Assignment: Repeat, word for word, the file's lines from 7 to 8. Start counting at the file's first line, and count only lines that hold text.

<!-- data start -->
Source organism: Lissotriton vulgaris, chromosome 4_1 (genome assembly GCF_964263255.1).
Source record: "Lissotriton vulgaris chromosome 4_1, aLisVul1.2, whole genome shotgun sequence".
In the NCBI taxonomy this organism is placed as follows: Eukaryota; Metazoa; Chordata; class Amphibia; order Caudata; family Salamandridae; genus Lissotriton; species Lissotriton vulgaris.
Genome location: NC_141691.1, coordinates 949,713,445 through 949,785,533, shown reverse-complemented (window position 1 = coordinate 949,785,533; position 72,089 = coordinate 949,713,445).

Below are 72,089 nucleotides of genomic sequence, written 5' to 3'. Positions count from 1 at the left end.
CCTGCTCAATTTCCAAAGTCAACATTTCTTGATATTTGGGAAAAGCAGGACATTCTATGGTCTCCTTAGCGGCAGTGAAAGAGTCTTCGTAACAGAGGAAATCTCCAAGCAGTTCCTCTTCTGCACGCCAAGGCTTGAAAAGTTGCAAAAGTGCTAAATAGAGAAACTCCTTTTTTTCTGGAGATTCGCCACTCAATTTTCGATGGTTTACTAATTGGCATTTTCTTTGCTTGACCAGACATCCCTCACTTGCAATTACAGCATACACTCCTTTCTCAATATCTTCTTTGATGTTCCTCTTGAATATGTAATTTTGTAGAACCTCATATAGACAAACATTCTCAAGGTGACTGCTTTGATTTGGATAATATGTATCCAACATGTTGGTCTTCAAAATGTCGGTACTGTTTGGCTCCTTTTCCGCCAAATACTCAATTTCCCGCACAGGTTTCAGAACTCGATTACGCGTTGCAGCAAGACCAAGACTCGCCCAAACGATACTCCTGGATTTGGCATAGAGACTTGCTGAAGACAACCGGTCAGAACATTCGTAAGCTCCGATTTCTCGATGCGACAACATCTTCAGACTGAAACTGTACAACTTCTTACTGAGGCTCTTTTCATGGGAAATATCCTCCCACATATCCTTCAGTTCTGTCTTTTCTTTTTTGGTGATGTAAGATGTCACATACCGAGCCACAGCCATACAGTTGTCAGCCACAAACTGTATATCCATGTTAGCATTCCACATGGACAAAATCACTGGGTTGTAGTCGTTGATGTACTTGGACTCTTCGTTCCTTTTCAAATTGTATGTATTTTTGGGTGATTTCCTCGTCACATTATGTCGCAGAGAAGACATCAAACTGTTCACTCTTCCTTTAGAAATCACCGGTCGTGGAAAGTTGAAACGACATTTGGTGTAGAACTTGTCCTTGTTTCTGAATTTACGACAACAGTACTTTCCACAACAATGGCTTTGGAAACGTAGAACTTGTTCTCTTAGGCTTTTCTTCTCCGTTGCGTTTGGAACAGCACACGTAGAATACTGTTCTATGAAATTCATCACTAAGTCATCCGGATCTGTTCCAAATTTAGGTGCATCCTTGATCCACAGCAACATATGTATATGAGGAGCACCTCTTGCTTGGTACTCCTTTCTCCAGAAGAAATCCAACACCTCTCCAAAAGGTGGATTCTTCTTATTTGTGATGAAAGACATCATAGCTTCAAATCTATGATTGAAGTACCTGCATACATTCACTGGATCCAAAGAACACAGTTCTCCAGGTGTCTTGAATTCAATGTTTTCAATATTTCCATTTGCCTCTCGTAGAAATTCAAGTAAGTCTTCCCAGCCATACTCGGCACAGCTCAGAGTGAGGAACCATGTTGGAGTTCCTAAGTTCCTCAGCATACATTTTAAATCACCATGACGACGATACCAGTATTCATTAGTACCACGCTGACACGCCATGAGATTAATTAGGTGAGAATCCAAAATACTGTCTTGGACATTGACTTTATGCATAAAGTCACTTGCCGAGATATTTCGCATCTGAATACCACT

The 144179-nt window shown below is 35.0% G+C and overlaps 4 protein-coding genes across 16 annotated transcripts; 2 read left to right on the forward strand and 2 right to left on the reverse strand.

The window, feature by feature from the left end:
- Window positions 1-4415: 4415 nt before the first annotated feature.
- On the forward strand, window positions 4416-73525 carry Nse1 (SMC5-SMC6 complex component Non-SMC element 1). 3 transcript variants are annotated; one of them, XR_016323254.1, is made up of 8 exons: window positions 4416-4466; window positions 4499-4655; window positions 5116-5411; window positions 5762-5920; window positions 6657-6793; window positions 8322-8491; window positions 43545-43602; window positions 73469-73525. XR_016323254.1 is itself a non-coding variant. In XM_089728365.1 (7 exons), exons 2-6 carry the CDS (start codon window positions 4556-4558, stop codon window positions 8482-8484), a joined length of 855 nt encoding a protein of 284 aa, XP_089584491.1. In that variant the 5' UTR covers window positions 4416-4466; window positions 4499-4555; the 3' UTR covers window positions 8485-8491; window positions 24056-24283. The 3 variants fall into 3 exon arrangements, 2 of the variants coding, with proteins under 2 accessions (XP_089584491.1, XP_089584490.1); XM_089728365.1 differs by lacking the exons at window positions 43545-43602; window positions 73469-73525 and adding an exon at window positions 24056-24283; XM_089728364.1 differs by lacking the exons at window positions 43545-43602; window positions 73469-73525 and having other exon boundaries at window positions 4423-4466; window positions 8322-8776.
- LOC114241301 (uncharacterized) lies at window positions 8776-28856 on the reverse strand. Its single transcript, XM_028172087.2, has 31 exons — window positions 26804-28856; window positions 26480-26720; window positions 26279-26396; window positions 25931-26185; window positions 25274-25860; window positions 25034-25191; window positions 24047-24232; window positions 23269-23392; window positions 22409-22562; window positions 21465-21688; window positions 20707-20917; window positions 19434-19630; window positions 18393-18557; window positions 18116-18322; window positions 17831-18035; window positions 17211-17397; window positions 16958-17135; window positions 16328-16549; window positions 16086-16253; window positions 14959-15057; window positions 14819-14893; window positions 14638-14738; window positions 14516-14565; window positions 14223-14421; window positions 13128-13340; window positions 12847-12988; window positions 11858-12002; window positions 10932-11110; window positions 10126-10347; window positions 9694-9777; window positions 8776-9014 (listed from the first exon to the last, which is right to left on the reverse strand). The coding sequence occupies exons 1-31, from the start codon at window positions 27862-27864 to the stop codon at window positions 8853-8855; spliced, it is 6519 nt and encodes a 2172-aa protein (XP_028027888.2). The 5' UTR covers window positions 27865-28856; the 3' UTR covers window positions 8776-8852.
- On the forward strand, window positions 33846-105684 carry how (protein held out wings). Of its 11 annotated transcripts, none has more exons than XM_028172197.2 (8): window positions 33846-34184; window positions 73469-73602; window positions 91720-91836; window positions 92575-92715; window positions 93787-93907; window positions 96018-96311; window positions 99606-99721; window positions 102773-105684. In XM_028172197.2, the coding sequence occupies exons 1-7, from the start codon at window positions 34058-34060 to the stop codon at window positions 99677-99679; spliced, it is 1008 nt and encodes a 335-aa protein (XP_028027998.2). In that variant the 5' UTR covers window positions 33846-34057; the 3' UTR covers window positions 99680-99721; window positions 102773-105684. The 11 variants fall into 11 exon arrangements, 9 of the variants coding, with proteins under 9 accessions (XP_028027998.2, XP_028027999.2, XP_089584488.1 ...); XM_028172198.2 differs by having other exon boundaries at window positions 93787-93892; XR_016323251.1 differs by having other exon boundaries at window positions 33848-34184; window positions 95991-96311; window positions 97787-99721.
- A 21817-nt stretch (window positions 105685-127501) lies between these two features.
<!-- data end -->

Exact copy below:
The 144179-nt window shown below is 35.0% G+C and overlaps 4 protein-coding genes across 16 annotated transcripts; 2 read left to right on the forward strand and 2 right to left on the reverse strand.

The window, feature by feature from the left end: